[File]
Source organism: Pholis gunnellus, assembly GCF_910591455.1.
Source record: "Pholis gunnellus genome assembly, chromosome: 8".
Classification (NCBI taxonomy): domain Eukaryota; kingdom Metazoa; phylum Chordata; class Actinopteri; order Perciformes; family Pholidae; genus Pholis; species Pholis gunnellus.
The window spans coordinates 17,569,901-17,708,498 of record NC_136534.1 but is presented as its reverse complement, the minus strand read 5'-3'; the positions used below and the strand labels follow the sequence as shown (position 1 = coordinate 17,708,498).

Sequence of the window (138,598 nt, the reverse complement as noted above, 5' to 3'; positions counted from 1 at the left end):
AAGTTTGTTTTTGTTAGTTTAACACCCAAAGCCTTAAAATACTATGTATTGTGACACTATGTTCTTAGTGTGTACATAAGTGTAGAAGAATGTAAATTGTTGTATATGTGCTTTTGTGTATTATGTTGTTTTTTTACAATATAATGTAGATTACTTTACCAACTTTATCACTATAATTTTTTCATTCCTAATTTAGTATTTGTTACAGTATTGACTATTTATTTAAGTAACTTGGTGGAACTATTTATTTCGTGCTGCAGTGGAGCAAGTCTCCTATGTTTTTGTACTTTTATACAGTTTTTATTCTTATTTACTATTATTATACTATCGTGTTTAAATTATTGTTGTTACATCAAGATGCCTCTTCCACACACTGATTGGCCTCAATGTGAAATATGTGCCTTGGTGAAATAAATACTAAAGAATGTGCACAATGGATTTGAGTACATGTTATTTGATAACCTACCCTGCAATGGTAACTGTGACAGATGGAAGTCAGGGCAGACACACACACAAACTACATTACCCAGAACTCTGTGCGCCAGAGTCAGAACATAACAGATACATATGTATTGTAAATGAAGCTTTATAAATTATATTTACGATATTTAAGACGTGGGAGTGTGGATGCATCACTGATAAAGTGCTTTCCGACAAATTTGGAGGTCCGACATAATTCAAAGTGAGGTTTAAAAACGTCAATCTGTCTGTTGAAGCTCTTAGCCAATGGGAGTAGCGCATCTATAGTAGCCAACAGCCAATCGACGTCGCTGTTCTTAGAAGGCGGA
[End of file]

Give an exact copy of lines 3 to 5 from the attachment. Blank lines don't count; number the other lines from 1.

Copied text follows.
Classification (NCBI taxonomy): domain Eukaryota; kingdom Metazoa; phylum Chordata; class Actinopteri; order Perciformes; family Pholidae; genus Pholis; species Pholis gunnellus.
The window spans coordinates 17,569,901-17,708,498 of record NC_136534.1 but is presented as its reverse complement, the minus strand read 5'-3'; the positions used below and the strand labels follow the sequence as shown (position 1 = coordinate 17,708,498).

Sequence of the window (138,598 nt, the reverse complement as noted above, 5' to 3'; positions counted from 1 at the left end):